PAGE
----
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Thursday, 21 June 2012

Staff Picks Mid-June 2012

Please allow me to introduce you to our brand spanking new bi-weekly feature on the Librairie D+Q blog: Staff picks! Each of us here at the Librairie will share with you books we are eager to devour or our favourite reads of the moment.

Let's waste no time:

Julien

Space Ducks: An Infinite Book Of Musical Greatness  
by Daniel Johnston 

We just received singer/songwriter/comic artist Daniel Johnston's latest book! Space Ducks: An Infinite Book Of Musical Greatness is this over-the-top-goofy, daring and visceral work of art about space ducks fighting demons all over the place. Johnston's style is crazy eye-popping as ever, and his narrative the perfect meeting point between a child's wild imagination and an adult's perspective on the dark things in life. 


Blue Nights
by Joan Didion

And now that it's out in paperback you have no excuse: read Joan Didion's Blue Nights! One of my favourite books of 2011, it is poignant, elegantly incisive and unapologetically real. It is so beautifully and precisely written, and the truths it brings to light are so sharp and infinite, you will weep.


Jason
 
How Should A Person Be?
by Sheila Heti


Lena Dunham, creator of the much-talked-about HBO series Girls recently named Heti's How Should A Person Be? as her 2012 summer-read. For those us anxiously awaiting season two of Dunham's show, a newly-arrived paperbook edition of Heti's 2010 similarly-themed and superb meta-novel will be just the thing we need to tide us over. (Also recommended: Middle Stories Heti's debut short story collection, also recently reprinted).


The Best American Noir of the Century
edited by James Ellroy and Otto Penzler


I've been thinking lately that this may very well be the only book I'll ever really need.
Stories from Charles Beaumont, Patricia Highsmith, Jim Thompson, Mickey Spillane, Chris Adrian, David Goodis, Harlan Ellison, Lawrence Block and helluva bunch more and edited by two guys who know their Noir. Includes Tod Robbin's dark and deranged short story, Spurs (the story Tod Browning's 1932 film Freaks was based on).


Chantale

Leaving the Atocha Station
by Ben Lerner

I just finished this book in May and it stealthily became a book that I will continually look back upon fondly. The first novel by poet Ben Lerner, Leaving the Atocha Station is about language and displacement. It is about those sensations you get when you are suddenly in an environment where few speak your mother tongue and you only grasp suggestions of conversations. Lerner explores those events that slowly shift our position from outsider to insider. Summary: It's great.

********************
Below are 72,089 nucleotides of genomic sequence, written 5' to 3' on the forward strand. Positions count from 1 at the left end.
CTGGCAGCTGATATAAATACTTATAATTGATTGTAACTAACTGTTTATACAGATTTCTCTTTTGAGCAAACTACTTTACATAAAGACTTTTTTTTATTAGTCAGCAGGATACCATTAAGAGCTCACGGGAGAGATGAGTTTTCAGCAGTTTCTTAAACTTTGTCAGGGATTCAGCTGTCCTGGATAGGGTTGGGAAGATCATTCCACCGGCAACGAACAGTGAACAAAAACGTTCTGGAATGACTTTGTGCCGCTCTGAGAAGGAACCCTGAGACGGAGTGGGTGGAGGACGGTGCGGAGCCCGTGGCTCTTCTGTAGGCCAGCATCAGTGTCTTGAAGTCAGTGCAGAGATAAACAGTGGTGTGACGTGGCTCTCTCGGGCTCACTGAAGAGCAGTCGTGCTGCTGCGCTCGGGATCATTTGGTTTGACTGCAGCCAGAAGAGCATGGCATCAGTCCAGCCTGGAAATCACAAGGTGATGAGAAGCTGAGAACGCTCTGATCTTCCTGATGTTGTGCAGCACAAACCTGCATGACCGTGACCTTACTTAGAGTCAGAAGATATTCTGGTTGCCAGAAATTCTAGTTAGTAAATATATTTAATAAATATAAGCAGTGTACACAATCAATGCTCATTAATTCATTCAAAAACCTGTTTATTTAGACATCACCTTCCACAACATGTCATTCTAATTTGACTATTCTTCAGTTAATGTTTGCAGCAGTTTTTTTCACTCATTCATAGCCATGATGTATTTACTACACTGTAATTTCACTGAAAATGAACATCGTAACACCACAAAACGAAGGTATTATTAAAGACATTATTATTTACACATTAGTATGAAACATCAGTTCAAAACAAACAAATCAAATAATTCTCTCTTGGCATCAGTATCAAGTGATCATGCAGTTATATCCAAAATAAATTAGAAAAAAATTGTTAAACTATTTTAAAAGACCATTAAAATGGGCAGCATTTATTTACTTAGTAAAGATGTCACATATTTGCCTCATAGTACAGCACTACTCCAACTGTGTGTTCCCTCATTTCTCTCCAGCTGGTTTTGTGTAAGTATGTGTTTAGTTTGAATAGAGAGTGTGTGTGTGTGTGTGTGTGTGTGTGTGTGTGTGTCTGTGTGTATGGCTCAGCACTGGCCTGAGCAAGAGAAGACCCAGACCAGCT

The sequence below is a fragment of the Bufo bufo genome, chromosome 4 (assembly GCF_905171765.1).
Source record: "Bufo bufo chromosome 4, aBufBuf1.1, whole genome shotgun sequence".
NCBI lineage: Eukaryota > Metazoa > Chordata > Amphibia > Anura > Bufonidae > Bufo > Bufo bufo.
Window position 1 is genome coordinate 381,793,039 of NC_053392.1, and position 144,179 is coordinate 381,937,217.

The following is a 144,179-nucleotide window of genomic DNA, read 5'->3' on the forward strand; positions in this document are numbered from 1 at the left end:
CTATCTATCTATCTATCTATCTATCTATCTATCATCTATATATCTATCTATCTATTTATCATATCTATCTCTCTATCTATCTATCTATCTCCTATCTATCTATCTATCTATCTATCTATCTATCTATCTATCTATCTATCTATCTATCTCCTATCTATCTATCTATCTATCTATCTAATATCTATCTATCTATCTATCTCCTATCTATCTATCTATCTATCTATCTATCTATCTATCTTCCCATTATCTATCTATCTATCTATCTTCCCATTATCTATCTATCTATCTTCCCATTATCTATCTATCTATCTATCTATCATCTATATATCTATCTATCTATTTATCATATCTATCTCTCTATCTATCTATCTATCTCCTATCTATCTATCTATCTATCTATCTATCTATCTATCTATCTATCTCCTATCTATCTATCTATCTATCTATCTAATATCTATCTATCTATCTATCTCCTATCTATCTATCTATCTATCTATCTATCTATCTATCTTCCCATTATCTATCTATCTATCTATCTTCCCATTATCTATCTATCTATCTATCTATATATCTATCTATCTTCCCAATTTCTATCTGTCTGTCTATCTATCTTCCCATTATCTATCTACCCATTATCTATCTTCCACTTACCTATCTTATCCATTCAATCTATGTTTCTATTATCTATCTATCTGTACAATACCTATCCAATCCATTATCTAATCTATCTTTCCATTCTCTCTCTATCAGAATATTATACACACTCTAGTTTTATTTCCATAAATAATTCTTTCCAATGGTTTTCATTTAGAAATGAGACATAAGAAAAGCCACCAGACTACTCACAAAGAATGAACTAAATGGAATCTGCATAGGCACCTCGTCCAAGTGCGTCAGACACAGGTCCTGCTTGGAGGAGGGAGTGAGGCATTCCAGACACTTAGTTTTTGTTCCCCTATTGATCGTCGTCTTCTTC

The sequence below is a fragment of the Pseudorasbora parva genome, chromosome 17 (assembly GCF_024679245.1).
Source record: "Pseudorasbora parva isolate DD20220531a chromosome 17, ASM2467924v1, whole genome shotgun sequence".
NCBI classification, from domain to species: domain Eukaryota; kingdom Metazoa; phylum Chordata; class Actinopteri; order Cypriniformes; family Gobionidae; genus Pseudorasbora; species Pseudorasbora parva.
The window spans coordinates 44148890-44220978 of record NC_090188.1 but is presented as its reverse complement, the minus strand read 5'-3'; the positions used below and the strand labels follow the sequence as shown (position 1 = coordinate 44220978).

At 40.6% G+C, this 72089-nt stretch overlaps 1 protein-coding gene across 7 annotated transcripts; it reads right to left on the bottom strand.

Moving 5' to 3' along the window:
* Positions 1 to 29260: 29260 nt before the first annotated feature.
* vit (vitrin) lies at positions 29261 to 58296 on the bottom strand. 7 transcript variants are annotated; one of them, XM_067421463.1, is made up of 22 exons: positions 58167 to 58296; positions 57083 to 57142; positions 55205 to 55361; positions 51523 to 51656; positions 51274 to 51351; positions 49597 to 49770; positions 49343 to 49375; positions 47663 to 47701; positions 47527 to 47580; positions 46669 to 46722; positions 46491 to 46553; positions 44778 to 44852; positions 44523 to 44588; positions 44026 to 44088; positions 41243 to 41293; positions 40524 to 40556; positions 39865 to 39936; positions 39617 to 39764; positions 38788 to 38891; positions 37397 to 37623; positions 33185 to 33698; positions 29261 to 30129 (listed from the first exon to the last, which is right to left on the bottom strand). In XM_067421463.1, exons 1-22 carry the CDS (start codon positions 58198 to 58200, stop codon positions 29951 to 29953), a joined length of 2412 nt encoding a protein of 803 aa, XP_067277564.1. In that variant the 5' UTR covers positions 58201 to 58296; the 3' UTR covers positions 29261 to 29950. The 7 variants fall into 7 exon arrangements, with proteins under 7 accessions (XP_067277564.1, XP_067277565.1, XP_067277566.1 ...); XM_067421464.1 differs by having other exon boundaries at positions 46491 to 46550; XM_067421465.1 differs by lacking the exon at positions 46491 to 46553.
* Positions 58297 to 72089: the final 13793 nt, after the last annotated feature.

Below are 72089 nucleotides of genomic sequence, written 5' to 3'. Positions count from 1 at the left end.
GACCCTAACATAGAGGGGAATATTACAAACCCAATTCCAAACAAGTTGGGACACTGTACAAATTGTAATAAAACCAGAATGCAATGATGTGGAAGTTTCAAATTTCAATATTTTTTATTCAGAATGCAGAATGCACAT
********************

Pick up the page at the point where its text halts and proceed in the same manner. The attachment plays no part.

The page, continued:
(psst, we also recently got in two of his superb poetry books...)


Julia

Fortress of Solitude
by Jonathan Lethem

Some books, when you read them, declaim to you that they are the author's story. We just have to be thankful that Jonathan Lethem's story takes place in an incredibly rich moment in Brooklyn and America's story, and that it happened to be soaked in graffiti, art, comics, and punk cultures. Far and away my favourite thing of Lethem's. The relationship between Dylan and Mingus feels heart-breakingly real.


Helen

Believing Is Seeing (Observations on the Mysteries of Photography)
by Errol Morris

I first fell for Errol Morris when I learned that he had famously incited Werner Herzog to eat his own shoe (it was cooked, granted, but still) by successfully making and releasing a documentary about the pet cemetery business (Gates of Heaven, 1979). He turned the seemingly ho-hum realities of burying domesticated animals into a truly engrossing full-length feature; he is no less adept at uncovering the complex truths behind a range of (often) well-known documentary photographs. 
In a memorable section, he explores and rejects Susan Sontag's analysis of Roger Fenton's 1855 pair of photographs of a 1) cannonball-strewn and 2) cannonball-free road from the front lines of the Crimean War. It's an absorbing case of "what came first" guesswork, and the rest of the book offers plenty more brainfood for the detail/photography/history oriented.


Jade

Birdseye Bristoe
by Dan Zettwoch

Small-town USA has never looked as nice as in Dan Zettwoch’s debut graphic novel BIRDSEYE BRISTOE. The book recounts the tale of uncle Birdseye, the sole citizen of a small town where a corporate cell phone tower is being built. With a ballpoint pen, colored pencils and whiteout, Zettwoch creates some phenomenal artwork: intricate cross sections of industrial parts, detailed aerial maps, and a gorgeous fold-out that just might make you swoon a little. But don’t let Zettwoch’s bright colors and great sense of humor fool you, this book also contains some strong messages about corporate America that are definitely worth paying attention to.
 


Conquest of the Useless
by Werner Herzog

Surely you're familiar with Bernard Pivot's famous questionnaire (think Actor's Studio or SNL) that ends with the query: ''If Heaven exists, what would you like to hear God say when you arrive at the Pearly Gates?'' My answer is: I really don't care what is said; I just want it to be done in the voice of the great Werner Herzog. Unlike other "behind the scenes" film books, Herzog’s CONQUEST OF THE USELESS is the director’s personal journal written during the making of his masterpiece Fitzcarraldo. As if bordering tribe wars, the irrational Klaus Kinski, plane crashes, and the image of Mick Jagger trotting through the jungle in a suit wasn't intense enough, the journal is rendered in a beautiful and hypnotic prose that will have you hooked in no time.

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